DIY Project Feasibility Graph
Make sure you gauge your DIY project on this scale for financial feasibility.

So, I decided on a different approach: Running a 1-inch PVC pipe around the balcony rails, fitted permanently, and connecting the smaller drip pipes directly to it. This eliminated the need to have anything hanging from the ceiling, which guarantees a big improvement in the overall look and the WAF. With the plumbing plan finalized, I took measurements of my balcony and noted everything down. This is what the new arrangement looks like:

Plumbing design for a raspberry pi based automatic garden watering system.
New plumbing setup

I bought the necessary supplies as listed above and quickly fitted everything. Having a few tools helped. I cut the pipes to size using a handsaw and drilled the holes required for drip pipes. I attached the PVC pipe to the balcony using zip ties.

Once I had the plumbing setup finalized, it was time to move on to the second stage.

How to Wire the Raspberry Pi

I had a Raspberry Pi 3 Model B+ lying around collecting dust. So, I was planning to use that to implement the brains of this system. Raspberry Pi 3 B+ is a complete overkill for this project and something as humble as even a Raspberry Pi Zero W is more than enough to handle this. The plan was to use the PI’s GPIO pins to drive a relay board which in turn could control the Pump. All I needed now was to wire up the Pi with the Relay and think of how I am going to power both. I came up with a simple circuit as shown below:

Connecting a Raspberry PI GPIO to a relay module to control an AC appliance
Figure 1. Connecting Raspberry PI to a 4-channel relay module

A word of caution: Working with AC mains voltages can be dangerous if you are not careful. It might result in damage to your components or an electric shock. Seek qualified help if you are not comfortable doing this yourself.

The above circuit diagram connects physical pins 28, 3, 5 and 7 (GPIO 1, 2, 3, 4 respectively) on the Raspberry PI to pins IN1, IN2, IN3, IN4 on the relay module respectively (It’s a 4-channel relay module). I connected the AC water pump to the third relay. Notice, that the ground line of the mains supply connects to the relay module before reaching the water pump. This is how the relay controls the activation of the pump. The circuit between the two pins is completed when the relay is activated, and the pump turns on. Also connected to the relay module is a female micro-USB connector. This is so that I can power the relay using a standard micro USB cable, such as the one that charges your phone.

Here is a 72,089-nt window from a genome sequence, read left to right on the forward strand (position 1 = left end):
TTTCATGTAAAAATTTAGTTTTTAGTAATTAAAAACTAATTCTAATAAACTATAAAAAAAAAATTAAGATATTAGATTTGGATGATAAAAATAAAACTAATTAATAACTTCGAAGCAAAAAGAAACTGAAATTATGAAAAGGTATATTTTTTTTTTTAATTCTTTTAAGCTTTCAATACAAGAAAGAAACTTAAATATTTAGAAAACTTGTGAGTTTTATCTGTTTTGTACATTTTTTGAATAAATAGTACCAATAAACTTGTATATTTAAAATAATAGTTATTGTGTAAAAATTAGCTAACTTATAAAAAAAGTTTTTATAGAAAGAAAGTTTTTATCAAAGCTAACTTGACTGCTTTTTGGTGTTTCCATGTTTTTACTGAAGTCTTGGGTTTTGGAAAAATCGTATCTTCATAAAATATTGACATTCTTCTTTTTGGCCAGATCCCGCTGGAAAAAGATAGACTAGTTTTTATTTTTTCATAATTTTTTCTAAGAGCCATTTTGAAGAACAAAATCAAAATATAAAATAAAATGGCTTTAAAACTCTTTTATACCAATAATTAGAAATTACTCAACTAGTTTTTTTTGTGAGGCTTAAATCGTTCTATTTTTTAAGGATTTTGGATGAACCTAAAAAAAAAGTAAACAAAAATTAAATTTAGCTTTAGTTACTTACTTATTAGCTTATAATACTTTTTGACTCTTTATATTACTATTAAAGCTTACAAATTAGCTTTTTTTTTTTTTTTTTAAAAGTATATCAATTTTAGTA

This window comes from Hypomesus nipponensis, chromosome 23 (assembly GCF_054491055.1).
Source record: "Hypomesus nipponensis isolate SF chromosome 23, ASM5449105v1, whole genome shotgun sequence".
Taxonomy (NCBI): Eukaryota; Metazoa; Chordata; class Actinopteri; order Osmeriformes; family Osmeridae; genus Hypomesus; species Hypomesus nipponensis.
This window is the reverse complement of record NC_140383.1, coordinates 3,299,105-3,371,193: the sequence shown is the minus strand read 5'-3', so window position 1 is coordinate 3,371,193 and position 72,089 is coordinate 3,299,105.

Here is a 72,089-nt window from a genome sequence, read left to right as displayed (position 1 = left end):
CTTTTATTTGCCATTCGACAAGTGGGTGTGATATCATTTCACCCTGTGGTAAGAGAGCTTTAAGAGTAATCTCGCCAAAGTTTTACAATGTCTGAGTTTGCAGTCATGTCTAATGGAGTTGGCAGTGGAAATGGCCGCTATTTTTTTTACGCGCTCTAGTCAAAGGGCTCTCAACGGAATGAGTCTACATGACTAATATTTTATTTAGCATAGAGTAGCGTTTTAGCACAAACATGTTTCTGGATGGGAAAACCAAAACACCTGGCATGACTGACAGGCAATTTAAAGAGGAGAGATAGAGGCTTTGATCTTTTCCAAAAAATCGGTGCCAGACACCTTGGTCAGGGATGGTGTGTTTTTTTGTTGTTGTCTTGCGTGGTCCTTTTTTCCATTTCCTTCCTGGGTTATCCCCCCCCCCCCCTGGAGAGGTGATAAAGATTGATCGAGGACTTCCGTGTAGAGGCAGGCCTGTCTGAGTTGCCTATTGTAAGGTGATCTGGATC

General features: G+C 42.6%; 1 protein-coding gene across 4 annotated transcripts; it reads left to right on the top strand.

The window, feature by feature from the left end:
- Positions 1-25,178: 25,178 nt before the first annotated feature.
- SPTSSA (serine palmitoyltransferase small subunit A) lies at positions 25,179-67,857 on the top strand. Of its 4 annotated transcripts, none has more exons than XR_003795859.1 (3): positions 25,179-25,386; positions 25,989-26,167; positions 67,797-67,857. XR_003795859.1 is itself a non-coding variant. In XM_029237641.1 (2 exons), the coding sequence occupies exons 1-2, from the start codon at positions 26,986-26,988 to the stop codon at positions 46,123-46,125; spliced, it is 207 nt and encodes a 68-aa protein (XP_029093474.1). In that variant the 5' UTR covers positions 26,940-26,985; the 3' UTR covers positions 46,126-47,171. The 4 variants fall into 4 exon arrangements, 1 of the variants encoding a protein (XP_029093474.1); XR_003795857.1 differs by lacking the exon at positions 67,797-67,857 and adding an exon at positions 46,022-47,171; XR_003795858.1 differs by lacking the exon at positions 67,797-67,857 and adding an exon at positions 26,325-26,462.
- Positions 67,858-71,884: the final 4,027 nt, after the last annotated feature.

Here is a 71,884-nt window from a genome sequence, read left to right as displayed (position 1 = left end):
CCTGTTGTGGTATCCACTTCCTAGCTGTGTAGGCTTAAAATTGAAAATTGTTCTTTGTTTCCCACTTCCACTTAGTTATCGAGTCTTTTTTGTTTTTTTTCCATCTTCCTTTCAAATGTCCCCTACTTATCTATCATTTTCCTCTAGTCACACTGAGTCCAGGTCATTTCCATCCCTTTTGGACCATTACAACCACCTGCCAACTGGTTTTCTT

You can get detailed information on the pins of the Raspberry Pi by typing “pinout” on a terminal in Raspbian or going to www.pinout.xyz

Note: Relays handle high voltages on one end and are connected to low-voltage sensitive electronics on the other. The recommended way to connect a relay to a Raspberry PI is to use an optocoupler to isolate the two sides of the relay. You don’t see one in the above diagram because this relay module has one built-in. When buying a relay module, make sure to read the description to find if the relay is suitable for direct connection to a logic circuit such as Raspberry PI / Arduino. Most relay modules being sold on Amazon / AliExpress nowadays are.

I made the above GPIO connections using jumper cables and added two 5v power supplies (phone chargers) – one for the Raspberry PI and one for the relay module. I then wrote a small python script on the PI to test out the circuit, substituting the water pump for a bulb.

Connecting the Raspberry PI to a relay module
Raspberry PI connected to the relay module

Once this jerry-rigged proof of concept setup was tested, it was time to put this all in a bigger box and have all the components fixed securely, so they don’t bump into each other and set my house on fire. One of my major focus areas on this whole project was the idea of redundancy and fail-safes. I wanted this system to have a backup for some of the most common failures that I could think of.

One very common scenario was a power outage. Not that the device could do much if there was a power outage, but I still wanted it to have backup power at least for the Raspberry Pi. This was mostly driven by my fear of the SD card failing due to repeated reboots. So, I threw in an old, but functioning battery pack I had, in the mix and ended up with something looking like this in a new box:

Raspberry PI all connected up with battery pack

The battery pack has two outputs to connect two devices simultaneously. It was perfect for this purpose as I could connect both the Raspberry Pi and the relay module to the battery pack and did not have to worry about running 2 charging wires into the box. This also made the box a self-contained unit which could run itself for several hours to outlast any power outage. Now, at this point, you know that I have a 4-channel relay module, but the pump is only going to need one relay. So, I started thinking about uses for the other three.

All this while, one thing had me worried: all these electronics in a cheap plastic box could be a recipe for fire. So, I wanted to fix the whole setup outside the home in the balcony. Outside meant more heat during the daytime, which could mean that the Raspberry PI will run very hot in a closed box. So, I wired up one of the relays with a 5v power supply (from the battery pack) and connected it to a CPU fan that I fixed to the box lid. I also cut up various holes using a box cutter to pass wires and also for ventilation.

I scripted the fan to turn on when the CPU temperature hits 55*C. Once triggered, it keeps running till the CPU cools down to 45*C. With the fan attached, I now had 3 relays available to handle higher power AC currents. So I decided to hook up a generic extension board to it. The setup looked something like this after everything was wired up:

Full setup with the extension board hooked up